As a result, some lawyers may be tempted to refer clients to physicians with whom they have developed a relationship.

Lawyer referrals to medical professionals for compensation, and medical professional referrals to lawyers for compensation, not only constitute bad practice, but in most all circumstances are unethical.

Consequently, our firm does not make physician referrals.

We do however provide a list of things to consider when selecting a physician.

First, evaluate the physician’s attitude and the attitude of his/her staff. Is the attitude you encounter compatible with your personality? Does the physician make patient communication a priority? Are patients respected? Does the physician take the time to listen to patients? Are patients encouraged to ask questions? Good communication will improve your patient/doctor relationship and help you trust the decisions you make together regarding your health care.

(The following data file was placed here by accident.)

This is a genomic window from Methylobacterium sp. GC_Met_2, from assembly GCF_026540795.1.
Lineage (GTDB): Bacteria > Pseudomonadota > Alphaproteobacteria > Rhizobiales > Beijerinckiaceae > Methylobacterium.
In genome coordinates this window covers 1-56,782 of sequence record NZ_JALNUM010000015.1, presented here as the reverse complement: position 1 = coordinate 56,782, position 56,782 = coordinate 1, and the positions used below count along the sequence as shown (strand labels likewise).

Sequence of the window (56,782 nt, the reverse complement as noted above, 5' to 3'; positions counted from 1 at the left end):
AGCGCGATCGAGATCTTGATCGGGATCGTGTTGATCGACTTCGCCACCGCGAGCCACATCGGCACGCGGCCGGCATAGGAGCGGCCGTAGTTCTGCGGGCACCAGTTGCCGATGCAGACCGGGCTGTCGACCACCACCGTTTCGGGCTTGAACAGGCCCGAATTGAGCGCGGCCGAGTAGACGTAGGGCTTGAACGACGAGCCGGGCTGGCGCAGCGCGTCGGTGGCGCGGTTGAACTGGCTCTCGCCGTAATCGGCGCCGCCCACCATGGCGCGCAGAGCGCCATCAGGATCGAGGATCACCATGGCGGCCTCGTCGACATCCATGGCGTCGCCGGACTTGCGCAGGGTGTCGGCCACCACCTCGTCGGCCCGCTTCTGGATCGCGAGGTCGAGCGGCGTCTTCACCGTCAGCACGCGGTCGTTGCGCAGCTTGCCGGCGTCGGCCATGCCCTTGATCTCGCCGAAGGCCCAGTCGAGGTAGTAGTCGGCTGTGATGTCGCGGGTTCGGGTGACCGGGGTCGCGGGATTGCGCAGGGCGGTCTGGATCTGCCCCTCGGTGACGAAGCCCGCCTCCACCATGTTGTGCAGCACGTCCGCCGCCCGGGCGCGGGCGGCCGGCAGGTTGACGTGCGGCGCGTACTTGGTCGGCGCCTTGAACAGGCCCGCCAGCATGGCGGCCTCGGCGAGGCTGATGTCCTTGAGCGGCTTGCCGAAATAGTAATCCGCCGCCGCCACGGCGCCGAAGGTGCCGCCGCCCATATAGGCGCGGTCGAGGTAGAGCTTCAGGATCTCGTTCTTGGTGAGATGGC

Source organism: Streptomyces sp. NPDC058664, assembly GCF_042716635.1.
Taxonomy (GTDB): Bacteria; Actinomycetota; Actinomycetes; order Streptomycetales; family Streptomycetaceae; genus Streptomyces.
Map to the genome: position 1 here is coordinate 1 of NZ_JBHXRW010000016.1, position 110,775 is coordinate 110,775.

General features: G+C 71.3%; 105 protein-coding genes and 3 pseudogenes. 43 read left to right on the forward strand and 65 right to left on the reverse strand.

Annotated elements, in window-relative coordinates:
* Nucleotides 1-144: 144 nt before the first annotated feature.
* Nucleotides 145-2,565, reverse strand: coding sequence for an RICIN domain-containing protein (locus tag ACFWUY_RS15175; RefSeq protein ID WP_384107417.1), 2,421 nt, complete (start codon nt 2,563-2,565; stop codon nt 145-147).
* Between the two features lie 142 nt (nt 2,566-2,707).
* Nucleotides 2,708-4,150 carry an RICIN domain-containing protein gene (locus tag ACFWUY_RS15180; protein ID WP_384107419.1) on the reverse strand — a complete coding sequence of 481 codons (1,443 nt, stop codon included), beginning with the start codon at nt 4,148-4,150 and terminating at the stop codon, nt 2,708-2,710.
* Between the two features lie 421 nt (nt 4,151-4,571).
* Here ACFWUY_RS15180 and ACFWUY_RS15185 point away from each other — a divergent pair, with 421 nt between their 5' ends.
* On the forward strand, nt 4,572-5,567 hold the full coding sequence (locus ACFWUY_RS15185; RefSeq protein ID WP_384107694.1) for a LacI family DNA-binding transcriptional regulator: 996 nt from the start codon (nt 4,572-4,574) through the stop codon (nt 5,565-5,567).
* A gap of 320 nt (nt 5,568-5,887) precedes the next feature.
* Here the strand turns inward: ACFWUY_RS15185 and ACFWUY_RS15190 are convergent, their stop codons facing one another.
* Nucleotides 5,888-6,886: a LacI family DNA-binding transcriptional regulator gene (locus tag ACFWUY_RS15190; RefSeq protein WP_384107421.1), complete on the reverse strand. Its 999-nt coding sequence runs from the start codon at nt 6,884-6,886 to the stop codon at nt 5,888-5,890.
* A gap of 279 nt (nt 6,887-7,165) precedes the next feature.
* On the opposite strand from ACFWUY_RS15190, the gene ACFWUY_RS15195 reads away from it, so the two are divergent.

Second, your physician’s credentials are important to check to make sure your physician is competent to care for you. All physicians must be licensed in the state where they practice. Check your physician’s license with Indiana’s Physician Licensing Board. Is your physician board certified? The requirements for board certification are set by colleagues and peers and vary by specialty. This can include the number of years in school, fellowship programs, areas of practice, and sometimes continued education. Other questions to consider are: Where did the physician go to medical school? Where did he or she complete their residency? What is his or her age? How long has the physician been in practice? What health care facilities is the doctor affiliated with? Is the doctor covered under your health insurance plan? By doing your homework you can ensure that the physician you select to guide your medical care is responsible and will provide you with the best resources to manage your healthcare.